The regulator concluded that by switching personal current accounts, bank customers could save £70 a year, overdraft users could save on average £140 a year and heavy overdraft users could save on average £260 a year.
Why was the CMA investigating retail banking?
Competition concerns had been identified previously in reviews carried out by the Parliamentary Commission on Banking Standards as well as the Independent Commission on Banking. There were consistent concerns raised about the retail banking market:
- The level of concentration in retail banking
- The existence of high barriers to entry and expansion
- Difficulties for customers, both personal and business, in readily accessing, assessing and acting on information to make effective choices on providers and products
Both the ICB and PCBS recommended that the CMA carry out a market investigation by 2015 in light of these concerns. The CMA published their provisional findings in October 2015, and are due to publish their final report by April 2016.
During their investigation the CMA saw some evidence that banks with larger personal current account (PCA) market shares have higher average prices and/or lower quality; the four largest banks (LBG, HSBCG, RBSG and Barclays) in Great Britain accounted for approximately 70% of active PCAs.
They also found that despite variations in price and quality, market shares of personal current accounts among the major banks have remained broadly stable. This was due to lack of responsiveness by PCA customers to variations in the market.
For example, 57% of consumers have been with their PCA provider for more than 10 years, and 37% for more than 20 years, the CMA found. Low levels of customer switching means that banks are not put under enough competitive pressure, and new products and new banks do not attract customers quickly enough.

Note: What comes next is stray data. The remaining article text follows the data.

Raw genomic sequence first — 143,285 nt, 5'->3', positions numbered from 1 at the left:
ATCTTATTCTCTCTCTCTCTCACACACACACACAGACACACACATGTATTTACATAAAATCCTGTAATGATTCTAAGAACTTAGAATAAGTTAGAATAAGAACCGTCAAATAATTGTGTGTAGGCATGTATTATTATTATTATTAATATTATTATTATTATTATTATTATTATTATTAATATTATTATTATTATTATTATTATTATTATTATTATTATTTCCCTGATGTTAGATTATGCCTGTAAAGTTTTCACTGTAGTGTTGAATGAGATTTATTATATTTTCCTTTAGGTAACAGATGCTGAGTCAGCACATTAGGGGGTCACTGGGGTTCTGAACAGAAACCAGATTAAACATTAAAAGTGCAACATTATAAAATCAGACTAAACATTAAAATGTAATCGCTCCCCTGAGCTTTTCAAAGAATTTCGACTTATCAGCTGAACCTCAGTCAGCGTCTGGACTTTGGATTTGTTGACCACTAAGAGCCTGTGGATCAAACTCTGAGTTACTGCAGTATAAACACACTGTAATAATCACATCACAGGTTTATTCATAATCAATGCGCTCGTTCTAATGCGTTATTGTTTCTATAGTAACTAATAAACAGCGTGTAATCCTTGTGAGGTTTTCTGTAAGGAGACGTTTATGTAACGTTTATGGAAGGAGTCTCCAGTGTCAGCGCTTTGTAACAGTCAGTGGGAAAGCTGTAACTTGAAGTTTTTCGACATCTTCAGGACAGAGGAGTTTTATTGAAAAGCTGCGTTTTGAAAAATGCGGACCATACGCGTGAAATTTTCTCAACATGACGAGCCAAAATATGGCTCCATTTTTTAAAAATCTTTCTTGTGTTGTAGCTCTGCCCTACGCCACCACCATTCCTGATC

Other reasons for lack of engagement included:
- Lack of trigger points because PCAs have no contract end date – customers not required to periodically review product
- High levels of state satisfaction despite differences in price and quality
- For those in credit, PCAs are seen as a low cost product and perceived gains from switching are low
- Barriers to accessing and assessing information on charges and service quality – this requires the consumer to combine the information on different account and overdraft charges
- Price comparison websites play a limited role and quality of service information is currently not available
- Consumers perceive significant barriers to switching accounts despite introduction of Current Account Switching Service
Initiatives to improve competition
Increasing market competition is a key agenda for the Conservative government and it is aimed at giving consumers a better banking experience and a better deal. The government has given a strong emphasis on increasing market competition as they cite that by increasing competition consumers can benefit from increased and better access to financial products, lower prices and a better in branch experience.
Since 2013 the EU and UK governments have introduced a number of initiatives to improve competition in the retail banking market:
- The European Union Payment Accounts Directive
- 7 day current account switching service
These initiatives are aimed at improving transparency and comparability of fees, enabling consumers to choose more suitable products based on personal usage, and improve the switching process. The CMA report however found that Midata usage was low and not fully effective, and consumers perceive significant barriers to switching accounts despite introduction of CASS.
The CMA recommends that banks could prompt customers to switch providers at certain trigger points for example if their branch closes, overdraft charges change, or there are IT problems. Additional remedies suggested by the CMA focus to enhancing the Midata and CASS initiatives, raising awareness of the potential savings from switching, and enabling consumers to compare between providers on the basis of service quality.
Many have criticised the CMA for now going far enough. Which? executive director, Richard Lloyd, said “The CMA inquiry has to bring about better banking, but these proposals don’t go far enough. The CMA’s own evidence is that consumers are disengaged from the banking market, so better information and nudges to switch will not be enough”.
The CMA are now seeking views about the possible remedies that they have considered so far, as well as views that have not yet been considered. The final report is expected in April 2016.